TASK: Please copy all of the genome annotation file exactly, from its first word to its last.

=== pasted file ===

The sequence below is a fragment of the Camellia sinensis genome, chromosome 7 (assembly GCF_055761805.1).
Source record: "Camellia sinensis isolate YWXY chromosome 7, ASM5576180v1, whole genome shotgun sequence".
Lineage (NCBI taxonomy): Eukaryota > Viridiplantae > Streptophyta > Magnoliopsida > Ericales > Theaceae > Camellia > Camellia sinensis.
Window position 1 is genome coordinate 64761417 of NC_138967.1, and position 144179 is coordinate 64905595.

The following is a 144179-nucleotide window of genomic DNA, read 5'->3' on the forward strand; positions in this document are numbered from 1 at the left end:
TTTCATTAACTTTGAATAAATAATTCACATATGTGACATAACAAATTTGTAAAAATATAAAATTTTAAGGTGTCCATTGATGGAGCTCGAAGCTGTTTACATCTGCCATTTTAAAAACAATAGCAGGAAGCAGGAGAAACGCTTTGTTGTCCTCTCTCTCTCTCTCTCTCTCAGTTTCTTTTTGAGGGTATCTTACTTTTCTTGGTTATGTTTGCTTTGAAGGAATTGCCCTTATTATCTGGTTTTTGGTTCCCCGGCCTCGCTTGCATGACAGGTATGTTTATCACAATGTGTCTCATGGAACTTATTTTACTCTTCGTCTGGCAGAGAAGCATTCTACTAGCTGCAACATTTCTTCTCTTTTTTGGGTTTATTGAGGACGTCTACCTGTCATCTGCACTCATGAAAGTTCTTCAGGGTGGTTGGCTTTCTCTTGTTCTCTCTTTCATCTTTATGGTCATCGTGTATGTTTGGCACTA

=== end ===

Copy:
The sequence below is a fragment of the Camellia sinensis genome, chromosome 7 (assembly GCF_055761805.1).
Source record: "Camellia sinensis isolate YWXY chromosome 7, ASM5576180v1, whole genome shotgun sequence".
Lineage (NCBI taxonomy): Eukaryota > Viridiplantae > Streptophyta > Magnoliopsida > Ericales > Theaceae > Camellia > Camellia sinensis.
Window position 1 is genome coordinate 64761417 of NC_138967.1, and position 144179 is coordinate 64905595.

The following is a 144179-nucleotide window of genomic DNA, read 5'->3' on the forward strand; positions in this document are numbered from 1 at the left end:
TTTCATTAACTTTGAATAAATAATTCACATATGTGACATAACAAATTTGTAAAAATATAAAATTTTAAGGTGTCCATTGATGGAGCTCGAAGCTGTTTACATCTGCCATTTTAAAAACAATAGCAGGAAGCAGGAGAAACGCTTTGTTGTCCTCTCTCTCTCTCTCTCTCTCAGTTTCTTTTTGAGGGTATCTTACTTTTCTTGGTTATGTTTGCTTTGAAGGAATTGCCCTTATTATCTGGTTTTTGGTTCCCCGGCCTCGCTTGCATGACAGGTATGTTTATCACAATGTGTCTCATGGAACTTATTTTACTCTTCGTCTGGCAGAGAAGCATTCTACTAGCTGCAACATTTCTTCTCTTTTTTGGGTTTATTGAGGACGTCTACCTGTCATCTGCACTCATGAAAGTTCTTCAGGGTGGTTGGCTTTCTCTTGTTCTCTCTTTCATCTTTATGGTCATCGTGTATGTTTGGCACTA